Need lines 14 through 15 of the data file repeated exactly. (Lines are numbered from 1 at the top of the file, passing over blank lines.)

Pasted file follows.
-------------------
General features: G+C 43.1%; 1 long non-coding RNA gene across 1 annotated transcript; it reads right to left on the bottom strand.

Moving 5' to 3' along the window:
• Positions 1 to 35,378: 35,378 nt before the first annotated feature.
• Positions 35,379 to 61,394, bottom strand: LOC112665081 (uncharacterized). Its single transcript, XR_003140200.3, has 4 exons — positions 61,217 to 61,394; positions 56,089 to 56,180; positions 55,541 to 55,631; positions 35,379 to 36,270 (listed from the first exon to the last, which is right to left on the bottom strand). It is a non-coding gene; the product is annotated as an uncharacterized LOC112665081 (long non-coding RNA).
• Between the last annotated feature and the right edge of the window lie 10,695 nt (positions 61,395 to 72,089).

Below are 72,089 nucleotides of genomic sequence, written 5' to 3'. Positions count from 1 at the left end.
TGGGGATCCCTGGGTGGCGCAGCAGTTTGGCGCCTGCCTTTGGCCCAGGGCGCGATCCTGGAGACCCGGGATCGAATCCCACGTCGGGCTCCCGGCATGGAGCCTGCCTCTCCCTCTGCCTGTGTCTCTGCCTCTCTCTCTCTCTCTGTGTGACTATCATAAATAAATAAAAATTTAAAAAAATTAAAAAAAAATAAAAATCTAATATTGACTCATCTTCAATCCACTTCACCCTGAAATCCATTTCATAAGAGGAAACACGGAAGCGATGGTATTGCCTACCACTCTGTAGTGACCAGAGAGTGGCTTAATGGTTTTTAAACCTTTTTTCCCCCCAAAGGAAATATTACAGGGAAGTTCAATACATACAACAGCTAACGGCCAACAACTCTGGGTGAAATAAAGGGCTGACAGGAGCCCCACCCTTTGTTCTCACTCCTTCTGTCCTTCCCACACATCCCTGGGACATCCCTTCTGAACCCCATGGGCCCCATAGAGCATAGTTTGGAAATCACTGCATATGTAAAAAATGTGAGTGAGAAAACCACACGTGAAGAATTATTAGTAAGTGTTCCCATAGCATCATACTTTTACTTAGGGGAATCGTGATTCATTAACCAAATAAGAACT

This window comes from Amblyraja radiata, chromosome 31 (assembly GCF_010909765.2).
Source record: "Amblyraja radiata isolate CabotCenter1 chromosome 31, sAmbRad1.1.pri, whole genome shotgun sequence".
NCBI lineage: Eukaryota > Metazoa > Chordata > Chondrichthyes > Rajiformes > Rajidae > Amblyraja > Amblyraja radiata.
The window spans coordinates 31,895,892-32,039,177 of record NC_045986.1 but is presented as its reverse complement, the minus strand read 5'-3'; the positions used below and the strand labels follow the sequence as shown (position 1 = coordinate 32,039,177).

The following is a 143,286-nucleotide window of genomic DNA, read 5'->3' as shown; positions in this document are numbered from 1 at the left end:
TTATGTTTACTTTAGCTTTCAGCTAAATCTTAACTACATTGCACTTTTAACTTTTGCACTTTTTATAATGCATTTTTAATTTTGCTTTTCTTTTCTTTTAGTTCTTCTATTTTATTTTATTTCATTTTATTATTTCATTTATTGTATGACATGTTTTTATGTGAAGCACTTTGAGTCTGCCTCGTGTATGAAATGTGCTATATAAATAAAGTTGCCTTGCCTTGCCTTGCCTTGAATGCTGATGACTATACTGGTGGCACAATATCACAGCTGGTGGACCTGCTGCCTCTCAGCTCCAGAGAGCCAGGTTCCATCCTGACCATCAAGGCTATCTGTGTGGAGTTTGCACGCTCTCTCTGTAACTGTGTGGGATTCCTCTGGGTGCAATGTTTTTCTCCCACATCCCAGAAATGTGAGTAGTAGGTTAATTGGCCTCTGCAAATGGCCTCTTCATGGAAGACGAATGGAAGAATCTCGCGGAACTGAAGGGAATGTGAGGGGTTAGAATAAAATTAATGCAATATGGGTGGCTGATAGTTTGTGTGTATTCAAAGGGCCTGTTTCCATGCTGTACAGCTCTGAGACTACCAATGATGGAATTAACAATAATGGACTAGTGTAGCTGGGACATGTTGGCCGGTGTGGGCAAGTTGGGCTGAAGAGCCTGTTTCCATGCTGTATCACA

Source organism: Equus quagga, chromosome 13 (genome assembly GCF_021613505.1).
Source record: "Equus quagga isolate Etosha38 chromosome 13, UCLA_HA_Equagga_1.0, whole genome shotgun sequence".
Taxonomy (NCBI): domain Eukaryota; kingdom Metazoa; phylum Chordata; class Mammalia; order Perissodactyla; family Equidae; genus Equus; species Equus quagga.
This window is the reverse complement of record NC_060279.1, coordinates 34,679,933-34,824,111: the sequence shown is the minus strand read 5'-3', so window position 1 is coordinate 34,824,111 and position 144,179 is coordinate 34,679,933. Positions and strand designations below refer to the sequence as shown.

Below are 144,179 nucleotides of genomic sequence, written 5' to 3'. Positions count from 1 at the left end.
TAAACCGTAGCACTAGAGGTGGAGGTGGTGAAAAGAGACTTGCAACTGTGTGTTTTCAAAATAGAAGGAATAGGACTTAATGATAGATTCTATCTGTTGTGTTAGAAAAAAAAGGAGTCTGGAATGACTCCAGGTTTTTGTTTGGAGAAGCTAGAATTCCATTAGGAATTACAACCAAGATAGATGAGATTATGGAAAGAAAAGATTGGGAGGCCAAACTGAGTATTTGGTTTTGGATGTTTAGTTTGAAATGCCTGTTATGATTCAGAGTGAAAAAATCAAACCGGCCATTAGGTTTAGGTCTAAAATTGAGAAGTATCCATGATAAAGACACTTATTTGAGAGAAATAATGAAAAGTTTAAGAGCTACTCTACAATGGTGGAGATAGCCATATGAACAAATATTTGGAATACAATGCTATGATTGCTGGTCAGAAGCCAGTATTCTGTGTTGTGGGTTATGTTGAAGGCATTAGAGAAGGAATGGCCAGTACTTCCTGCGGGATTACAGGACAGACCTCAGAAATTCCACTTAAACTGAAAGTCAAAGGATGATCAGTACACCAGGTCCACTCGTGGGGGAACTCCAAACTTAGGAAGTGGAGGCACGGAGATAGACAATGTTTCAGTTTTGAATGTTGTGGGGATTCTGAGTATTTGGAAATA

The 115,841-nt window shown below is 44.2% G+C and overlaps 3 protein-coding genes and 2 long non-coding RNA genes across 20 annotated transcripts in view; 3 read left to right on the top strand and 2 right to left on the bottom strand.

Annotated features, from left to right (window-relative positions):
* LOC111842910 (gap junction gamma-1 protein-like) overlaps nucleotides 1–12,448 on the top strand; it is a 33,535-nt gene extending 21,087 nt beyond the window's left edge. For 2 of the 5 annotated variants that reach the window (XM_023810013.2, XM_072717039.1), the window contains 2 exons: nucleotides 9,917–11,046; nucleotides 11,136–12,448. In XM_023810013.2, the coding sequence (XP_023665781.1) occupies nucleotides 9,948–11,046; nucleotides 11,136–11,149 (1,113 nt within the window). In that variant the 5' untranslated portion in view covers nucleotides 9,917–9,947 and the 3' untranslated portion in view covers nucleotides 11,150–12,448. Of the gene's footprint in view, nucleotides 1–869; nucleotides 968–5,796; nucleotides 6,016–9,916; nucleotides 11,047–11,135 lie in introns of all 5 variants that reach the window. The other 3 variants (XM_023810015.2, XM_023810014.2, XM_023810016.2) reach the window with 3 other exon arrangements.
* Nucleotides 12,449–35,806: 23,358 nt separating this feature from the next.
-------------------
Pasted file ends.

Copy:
Source organism: Equus quagga, chromosome 13 (genome assembly GCF_021613505.1).
Source record: "Equus quagga isolate Etosha38 chromosome 13, UCLA_HA_Equagga_1.0, whole genome shotgun sequence".